Month: January 2018

Lost in translation: linguistic differences in expressing grammatical aspect.

I was reading Paulo Coelho’s The Alchemist earlier today, and one sentence in the translation seemed a little odd to me.  I realized that the problem lies in how grammatical aspect is expressed in Portuguese and in English. Being a semanticist, I can’t help being a stickler and pedant. So let me describe the problem in more detail here.

My discussions here will be based on the following two journal articles:

  1. Bonomi, Andrea. 1997. Aspect, Quantification and When-Clauses in Italian. Linguistics and Philosophy 20(5). 469–514. doi:10.1023/A:1005388230492.
  2. Deo, Ashwini. 2009. Unifying the imperfective and the progressive: partitions as quantificational domains. Linguistics and Philosophy 32(5). 475–521. doi:10.1007/s10988-010-9068-z.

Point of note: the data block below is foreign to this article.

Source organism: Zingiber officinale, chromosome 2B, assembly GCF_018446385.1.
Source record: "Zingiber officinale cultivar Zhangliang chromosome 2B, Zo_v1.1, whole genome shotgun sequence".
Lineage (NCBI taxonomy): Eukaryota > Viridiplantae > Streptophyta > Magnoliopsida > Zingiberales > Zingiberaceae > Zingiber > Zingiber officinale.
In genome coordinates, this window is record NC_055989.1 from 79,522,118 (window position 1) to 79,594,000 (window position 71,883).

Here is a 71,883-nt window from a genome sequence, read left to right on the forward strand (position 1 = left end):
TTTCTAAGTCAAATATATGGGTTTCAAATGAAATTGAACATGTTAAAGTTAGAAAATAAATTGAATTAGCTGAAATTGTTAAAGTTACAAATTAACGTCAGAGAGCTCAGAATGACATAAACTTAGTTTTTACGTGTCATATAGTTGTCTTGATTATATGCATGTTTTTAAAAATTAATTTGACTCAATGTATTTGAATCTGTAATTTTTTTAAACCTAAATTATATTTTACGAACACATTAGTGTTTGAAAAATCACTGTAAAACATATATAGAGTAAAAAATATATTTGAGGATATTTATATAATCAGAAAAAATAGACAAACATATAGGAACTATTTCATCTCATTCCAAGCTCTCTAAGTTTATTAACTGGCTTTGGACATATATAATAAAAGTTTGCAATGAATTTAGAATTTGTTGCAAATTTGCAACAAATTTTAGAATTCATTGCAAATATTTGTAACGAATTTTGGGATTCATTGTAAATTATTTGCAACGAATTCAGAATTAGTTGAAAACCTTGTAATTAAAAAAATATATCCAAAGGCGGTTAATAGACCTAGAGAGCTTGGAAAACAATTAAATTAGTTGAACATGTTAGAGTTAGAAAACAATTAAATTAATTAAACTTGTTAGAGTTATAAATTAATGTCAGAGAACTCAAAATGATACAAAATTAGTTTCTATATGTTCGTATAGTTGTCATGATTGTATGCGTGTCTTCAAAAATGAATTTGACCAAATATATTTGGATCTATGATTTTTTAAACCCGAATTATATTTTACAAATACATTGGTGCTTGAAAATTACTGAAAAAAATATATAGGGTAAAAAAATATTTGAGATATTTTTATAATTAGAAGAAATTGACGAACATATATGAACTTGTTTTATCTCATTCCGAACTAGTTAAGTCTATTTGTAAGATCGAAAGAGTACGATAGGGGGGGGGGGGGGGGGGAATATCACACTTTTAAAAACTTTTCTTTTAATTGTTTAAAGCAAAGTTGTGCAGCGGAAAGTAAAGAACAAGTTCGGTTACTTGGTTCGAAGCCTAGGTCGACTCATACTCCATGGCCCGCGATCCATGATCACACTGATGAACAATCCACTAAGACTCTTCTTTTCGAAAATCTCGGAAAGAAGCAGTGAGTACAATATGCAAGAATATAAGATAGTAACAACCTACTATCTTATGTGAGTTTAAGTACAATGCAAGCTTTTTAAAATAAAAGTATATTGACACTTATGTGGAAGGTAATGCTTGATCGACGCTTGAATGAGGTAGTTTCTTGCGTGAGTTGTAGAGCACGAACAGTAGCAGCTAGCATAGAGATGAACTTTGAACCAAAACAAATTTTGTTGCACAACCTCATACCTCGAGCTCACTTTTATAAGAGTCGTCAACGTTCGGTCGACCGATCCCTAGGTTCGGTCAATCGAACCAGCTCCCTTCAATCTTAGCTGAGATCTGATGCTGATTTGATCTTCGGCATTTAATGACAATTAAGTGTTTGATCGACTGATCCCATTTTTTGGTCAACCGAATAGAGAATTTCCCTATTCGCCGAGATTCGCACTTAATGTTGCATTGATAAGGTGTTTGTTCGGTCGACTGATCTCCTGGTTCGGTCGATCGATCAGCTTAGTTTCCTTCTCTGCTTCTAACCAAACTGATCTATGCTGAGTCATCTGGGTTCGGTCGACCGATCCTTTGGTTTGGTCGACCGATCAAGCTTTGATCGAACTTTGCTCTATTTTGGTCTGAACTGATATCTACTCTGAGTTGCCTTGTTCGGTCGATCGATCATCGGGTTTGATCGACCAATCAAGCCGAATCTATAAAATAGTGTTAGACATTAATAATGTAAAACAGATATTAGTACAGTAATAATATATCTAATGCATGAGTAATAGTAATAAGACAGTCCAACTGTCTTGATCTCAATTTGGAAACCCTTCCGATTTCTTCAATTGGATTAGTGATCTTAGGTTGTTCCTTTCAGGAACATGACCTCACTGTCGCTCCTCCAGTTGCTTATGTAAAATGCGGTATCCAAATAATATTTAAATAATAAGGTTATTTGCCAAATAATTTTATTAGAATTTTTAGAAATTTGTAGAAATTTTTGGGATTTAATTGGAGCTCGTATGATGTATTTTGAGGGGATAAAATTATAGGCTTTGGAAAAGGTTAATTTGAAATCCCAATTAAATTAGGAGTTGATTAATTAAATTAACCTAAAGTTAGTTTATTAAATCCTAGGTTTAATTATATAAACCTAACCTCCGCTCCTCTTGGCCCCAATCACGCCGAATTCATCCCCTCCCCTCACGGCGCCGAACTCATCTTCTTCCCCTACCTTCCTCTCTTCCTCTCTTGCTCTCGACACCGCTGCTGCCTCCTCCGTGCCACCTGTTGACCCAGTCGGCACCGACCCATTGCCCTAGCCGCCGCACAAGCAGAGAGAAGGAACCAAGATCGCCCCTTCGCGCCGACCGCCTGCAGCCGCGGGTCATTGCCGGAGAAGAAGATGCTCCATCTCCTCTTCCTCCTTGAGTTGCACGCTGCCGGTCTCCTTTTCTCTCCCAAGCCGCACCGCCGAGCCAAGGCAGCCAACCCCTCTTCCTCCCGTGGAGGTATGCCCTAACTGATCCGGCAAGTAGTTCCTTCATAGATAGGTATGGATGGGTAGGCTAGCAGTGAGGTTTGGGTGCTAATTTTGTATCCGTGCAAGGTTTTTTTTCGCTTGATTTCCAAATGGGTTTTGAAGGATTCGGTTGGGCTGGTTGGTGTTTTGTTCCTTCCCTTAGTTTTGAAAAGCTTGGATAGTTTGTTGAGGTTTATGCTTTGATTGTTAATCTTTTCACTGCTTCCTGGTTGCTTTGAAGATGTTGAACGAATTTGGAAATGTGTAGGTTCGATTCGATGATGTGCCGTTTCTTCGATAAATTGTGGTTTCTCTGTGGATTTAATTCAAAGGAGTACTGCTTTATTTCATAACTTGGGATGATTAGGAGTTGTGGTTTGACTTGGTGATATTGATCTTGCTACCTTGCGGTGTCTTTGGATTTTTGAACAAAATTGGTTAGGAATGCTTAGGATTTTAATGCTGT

The interested reader can refer to those two articles for a more technical account of aspectual specifications in various languages, and how they are different from English.

Now let’s come back to the main topic here about the translation of the novel. The English edition I have is the 25th Anniversary Edition of Paulo Coelho’s The Alchemist published by HarperOne (HarperCollinsPublishers). The “problematic” sentence is on line 4 of page 6:

“He arose and, taking up his crook, began to awaken the sheep that still slept”

The part that seems odd to me is “the sheep that still slept”. A better translation would be “the sheep that were still sleeping”. The use of the simple past form “slept” cannot express the nuanced meaning that the sheep were sleeping at the time when “he” started to awaken them, although the simple past form does not contradict that meaning, and it can Read more… »